• I'm not sure what the difference is between a card system that shows when an employee arrived and left and when an employee clocked in or out - well, it might prevent missed punches, but all you know is when the employee arrived and left - not when the employee actually worked - some folks arrive early and have a cup of coffee with the crew before actually starting work. The clocking systems do not distinguish between hours at the worksite that are not working hours and hours that are working hours.

    I guess my question is why the employee is still working if the supervisor has left for the day. If overtime needs to be approved, then the employee has to have someone approve it.
  • If an employee is "forgetting" to clock in/out then I think that says something about his work ethics. If someone cannot remember something as simple and routine as that, I think there needs to be repercussions to this. Either they are trying to scam the company for a little more money or they need to learn how to manage the basic concepts of working. Good luck getting them to comply!
  • The HR manager did not actually know, so he picked some supervisor names more or less at random. The company president fired the first supervisor mentioned (without talking to the person) and put the next three supervisors mentioned on one workweek unpaid suspension.

    If that supervisor selected at random had not been an actual offender, I'm surprised there was not a wrongful discharged suit and possibly defamation of character.

    I think the HR manager should have been fired for 1) not knowing (if supposed to know) and 2) for the random fingering.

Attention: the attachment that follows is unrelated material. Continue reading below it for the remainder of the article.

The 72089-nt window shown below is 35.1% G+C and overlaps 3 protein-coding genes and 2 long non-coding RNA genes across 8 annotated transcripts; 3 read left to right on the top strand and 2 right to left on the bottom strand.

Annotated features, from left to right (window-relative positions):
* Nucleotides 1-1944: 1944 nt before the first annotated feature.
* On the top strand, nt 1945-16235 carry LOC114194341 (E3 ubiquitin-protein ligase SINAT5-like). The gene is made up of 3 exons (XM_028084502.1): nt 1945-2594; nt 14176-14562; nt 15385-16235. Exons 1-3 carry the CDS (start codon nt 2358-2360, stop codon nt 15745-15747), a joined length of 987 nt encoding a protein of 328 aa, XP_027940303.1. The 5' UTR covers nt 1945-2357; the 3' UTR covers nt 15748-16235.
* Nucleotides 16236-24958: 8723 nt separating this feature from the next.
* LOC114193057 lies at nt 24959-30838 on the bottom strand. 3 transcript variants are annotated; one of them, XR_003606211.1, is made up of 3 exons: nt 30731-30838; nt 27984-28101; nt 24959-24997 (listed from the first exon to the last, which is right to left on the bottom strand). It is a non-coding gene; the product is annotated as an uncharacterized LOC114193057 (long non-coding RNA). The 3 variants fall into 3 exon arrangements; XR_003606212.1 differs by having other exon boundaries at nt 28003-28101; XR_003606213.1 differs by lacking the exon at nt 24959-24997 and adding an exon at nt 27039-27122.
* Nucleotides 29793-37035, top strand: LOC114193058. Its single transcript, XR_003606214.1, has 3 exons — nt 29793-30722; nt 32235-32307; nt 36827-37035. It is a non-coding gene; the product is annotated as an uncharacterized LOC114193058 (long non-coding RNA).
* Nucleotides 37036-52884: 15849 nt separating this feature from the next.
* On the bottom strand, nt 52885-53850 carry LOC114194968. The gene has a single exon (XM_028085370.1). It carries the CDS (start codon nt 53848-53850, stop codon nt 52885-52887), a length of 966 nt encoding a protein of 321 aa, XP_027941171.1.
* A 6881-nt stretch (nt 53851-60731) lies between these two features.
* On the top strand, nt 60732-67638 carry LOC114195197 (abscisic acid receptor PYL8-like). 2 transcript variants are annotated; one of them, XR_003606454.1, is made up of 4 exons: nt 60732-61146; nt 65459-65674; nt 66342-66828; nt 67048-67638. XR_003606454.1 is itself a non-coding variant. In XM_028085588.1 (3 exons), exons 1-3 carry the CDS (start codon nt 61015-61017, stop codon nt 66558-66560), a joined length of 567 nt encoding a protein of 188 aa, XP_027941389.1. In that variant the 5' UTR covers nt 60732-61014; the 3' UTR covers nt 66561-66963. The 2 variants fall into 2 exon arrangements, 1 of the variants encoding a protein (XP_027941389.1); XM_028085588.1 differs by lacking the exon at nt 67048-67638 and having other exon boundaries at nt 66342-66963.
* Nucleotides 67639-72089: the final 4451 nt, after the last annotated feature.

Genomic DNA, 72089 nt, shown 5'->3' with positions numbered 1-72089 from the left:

• The HR manager did not actually know, so he picked some supervisor names more or less at random. The company president fired the first supervisor mentioned (without talking to the person) and put the next three supervisors mentioned on one workweek unpaid suspension.

    If that supervisor selected at random had not been an actual offender, I'm surprised there was not a wrongful discharged suit and possibly defamation of character.

    Well, this would NOT have been a wrongful termination under the law. The employer is legally allowed to make stupid decisions, as long as a specific law isn't violated.
    BTW, I only cite wiki if I've vetted it. :wink:
    http://en.wikipedia.org/wiki/Wrongful_dismissal

    And "defamation of character" would have been a stretch, as well.
    http://www.lawinfo.com/fuseaction/Clien ... oryid/1162
  • We are switching to a new T&A system soon (we're testing right now) and it IS going to hold managers accountable for doing their job!!! I am going to love it when it's up and running, but employees & managers are NOT happy about it... and they are not afraid to tell me how unhappy they are either. As David said
    Doing their job correctly took time and effort that the supervisors were not prepared to spend

    I realize that it's a big adjustment for managers - the problem is that we've held their hands for far too long!
  • Kathie wrote:
    We are switching to a new T&A system soon (we're testing right now) and it IS going to hold managers accountable for doing their job!!! I am going to love it when it's up and running, but employees & managers are NOT happy about it... and they are not afraid to tell me how unhappy they are either. As David said
    Doing their job correctly took time and effort that the supervisors were not prepared to spend

    I realize that it's a big adjustment for managers - the problem is that we've held their hands for far too long!


    How is your new system going to hold manager accountable for doing their job ?
    I have trouble getting them to approve timecards by the cut-off time and there are a lot of errors/omissions on the approved timecards.
  • mmartinmic wrote:
    How is your new system going to hold manager accountable for doing their job ? I have trouble getting them to approve timecards by the cut-off time and there are a lot of errors/omissions on the approved timecards.

    With the new system - the supervisor can't approve a timesheet if there are any exceptions - missing punches, early or late punches, employee working in different departments, PTO etc.

    I know - we'll still have the issue where the supervisor isn't available on the day that timesheets are due.... but we'd have that anyway not matter what system is used. And there may still be some errors -especially in the beginning, but I believe it's going help alot!

    How are you doing timesheets now? Is it a manual process?